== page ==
The prospect of home ownership has never seemed more out of reach for a lot of young people, considering both the relatively modest (and stagnant) incomes average millennials are making and the insane cost of real estate in even second-tier cities. So what are you supposed to do if you want to secure yourself a piece of property before you're old and gray? Well, you have at least one potential new option now, thanks to an intrepid homeowner in Canada, who's offering to give away her beautiful and sprawling $1.7 million lakeside digs to the right person for a cool $25.
After failing to find a buyer for her gorgeous dream home in rural Alberta, Canada, owner Alla Wagner decided to mix things up and find a way to ensure the place would at least go to someone who'll most appreciate it, even if they can't even remotely afford it. So, she devised a contest to essentially give it away to whoever submits the most convincing argument as to how living there would change their life. The catch? You only have 350 words to explain yourself, and it costs $25 to submit the entry.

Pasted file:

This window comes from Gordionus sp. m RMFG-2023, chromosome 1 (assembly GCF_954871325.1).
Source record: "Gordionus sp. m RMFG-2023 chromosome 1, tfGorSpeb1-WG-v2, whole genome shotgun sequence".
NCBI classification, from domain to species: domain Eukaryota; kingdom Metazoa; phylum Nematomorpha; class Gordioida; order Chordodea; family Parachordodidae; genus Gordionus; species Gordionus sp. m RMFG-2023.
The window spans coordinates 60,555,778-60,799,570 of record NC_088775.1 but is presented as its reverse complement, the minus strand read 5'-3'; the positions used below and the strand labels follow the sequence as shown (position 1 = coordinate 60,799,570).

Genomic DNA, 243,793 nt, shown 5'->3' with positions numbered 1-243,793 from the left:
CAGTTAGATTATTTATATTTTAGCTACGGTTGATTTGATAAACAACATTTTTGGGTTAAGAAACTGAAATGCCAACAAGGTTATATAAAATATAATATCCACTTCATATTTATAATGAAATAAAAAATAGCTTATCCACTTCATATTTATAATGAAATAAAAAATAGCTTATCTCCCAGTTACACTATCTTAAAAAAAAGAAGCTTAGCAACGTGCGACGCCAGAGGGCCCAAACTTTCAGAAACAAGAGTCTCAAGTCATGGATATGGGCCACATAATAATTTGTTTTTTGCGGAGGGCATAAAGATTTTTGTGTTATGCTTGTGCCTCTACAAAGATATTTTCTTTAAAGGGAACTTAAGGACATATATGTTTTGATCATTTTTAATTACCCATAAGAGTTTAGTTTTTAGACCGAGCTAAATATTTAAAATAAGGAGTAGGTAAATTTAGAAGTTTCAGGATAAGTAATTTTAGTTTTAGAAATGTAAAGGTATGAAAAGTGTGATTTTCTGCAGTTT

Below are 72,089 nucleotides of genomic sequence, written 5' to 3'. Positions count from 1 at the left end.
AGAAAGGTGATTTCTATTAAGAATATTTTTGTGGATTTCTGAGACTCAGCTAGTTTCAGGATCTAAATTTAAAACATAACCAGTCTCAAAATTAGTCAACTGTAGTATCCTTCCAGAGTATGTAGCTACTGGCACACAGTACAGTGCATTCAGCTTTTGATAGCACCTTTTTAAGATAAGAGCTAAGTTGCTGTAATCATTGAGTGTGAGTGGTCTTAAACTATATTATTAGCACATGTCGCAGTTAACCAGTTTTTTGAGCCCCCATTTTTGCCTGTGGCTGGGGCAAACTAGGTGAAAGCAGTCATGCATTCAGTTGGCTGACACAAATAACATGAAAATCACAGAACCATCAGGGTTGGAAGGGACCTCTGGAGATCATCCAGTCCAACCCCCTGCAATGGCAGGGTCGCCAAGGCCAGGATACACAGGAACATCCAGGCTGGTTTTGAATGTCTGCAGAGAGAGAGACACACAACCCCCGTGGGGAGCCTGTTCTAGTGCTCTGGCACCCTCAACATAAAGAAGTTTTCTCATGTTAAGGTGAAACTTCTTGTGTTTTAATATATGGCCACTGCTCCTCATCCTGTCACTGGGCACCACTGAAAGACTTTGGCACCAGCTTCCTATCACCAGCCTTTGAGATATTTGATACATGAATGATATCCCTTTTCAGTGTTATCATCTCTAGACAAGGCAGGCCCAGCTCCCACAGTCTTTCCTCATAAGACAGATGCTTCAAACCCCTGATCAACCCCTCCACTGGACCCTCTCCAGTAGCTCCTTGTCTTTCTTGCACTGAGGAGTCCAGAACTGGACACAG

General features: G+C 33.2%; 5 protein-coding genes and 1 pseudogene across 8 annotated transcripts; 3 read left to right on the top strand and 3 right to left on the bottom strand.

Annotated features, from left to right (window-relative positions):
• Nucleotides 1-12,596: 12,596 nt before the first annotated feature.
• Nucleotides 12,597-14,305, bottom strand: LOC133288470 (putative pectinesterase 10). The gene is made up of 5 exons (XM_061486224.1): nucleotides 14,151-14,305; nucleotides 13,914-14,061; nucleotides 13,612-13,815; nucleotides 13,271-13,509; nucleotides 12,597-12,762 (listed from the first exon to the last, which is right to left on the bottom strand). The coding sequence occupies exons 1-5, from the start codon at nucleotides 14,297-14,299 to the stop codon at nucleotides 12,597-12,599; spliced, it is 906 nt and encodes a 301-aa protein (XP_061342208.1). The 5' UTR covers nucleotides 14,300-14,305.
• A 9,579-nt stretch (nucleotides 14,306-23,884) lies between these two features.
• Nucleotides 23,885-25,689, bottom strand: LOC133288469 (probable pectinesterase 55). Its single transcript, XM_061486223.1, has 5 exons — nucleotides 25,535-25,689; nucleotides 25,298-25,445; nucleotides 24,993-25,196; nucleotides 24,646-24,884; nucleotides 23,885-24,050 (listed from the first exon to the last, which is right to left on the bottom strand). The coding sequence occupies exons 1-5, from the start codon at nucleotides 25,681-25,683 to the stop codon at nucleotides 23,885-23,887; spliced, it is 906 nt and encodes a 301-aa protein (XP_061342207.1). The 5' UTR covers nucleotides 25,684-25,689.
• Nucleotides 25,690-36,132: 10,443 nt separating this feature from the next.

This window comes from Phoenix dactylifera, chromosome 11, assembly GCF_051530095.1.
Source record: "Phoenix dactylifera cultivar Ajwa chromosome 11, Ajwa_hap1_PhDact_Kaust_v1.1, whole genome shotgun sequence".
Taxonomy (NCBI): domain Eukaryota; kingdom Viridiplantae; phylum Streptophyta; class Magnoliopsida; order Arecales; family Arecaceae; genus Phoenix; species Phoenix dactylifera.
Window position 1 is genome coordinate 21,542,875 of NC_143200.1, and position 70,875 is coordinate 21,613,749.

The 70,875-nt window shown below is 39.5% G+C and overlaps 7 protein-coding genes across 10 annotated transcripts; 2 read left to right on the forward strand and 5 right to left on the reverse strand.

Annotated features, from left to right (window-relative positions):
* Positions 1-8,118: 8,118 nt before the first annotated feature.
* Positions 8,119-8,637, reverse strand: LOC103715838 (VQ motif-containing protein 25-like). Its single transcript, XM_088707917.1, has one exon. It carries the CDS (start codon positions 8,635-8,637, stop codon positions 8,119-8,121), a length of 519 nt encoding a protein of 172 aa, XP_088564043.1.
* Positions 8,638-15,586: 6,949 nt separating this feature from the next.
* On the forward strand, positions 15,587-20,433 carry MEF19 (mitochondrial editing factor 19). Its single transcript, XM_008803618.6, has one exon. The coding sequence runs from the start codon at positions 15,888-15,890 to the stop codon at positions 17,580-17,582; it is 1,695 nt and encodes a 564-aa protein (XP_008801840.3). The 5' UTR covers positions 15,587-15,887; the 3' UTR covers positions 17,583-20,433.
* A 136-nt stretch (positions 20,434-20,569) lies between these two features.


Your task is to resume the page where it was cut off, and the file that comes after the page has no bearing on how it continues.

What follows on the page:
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As for the house itself, it's 5,000 square-feet and sits on a lake roughly 40 miles south of Calgary, with sweeping views of the surrounding mountains and countryside. Inside, there are three bedrooms, a chef's kitchen, wine cellar, library, ornate wooden moldings, tons of windows, and a wraparound porch. It's valued at $1.7 million, and it's easy to understand why.
In a Facebook post announcing the contest, Wagner explained that she absolutely loves the place and that it's "a writer’s or artist’s paradise," but regretfully needs to offload it due to failing health that's restricted her to living on one floor.
To enter the contest you simply need to submit the $25 fee and write a "story" no longer than 350 words that "skillfully and creatively convey[s] to [Wagner] and a panel of judges how this spectacular home would change or improve his/her and their family’s’ life."
According to Wagner's rules, the 500 most compelling entries will be voted on by a panel of judges to determine the winner. However, it's worth noting that the competition is dependent upon Wagner raising the $1.7 million via those $25 submission fees, which means she'll need to receive 68,000 letters for this to actually work out. The contest will last for three months, and possibly extend to six months if not enough letters/entry fees are received. If it's obvious she won't receive nearly enough to reach the $1.7 million, the contest will be canceled, and all entrants will have their fees refunded.
Of course, if you'd prefer more of a sure thing when it comes to finding a place to call your own, there's always that town in Italy hawking homes for just a buck.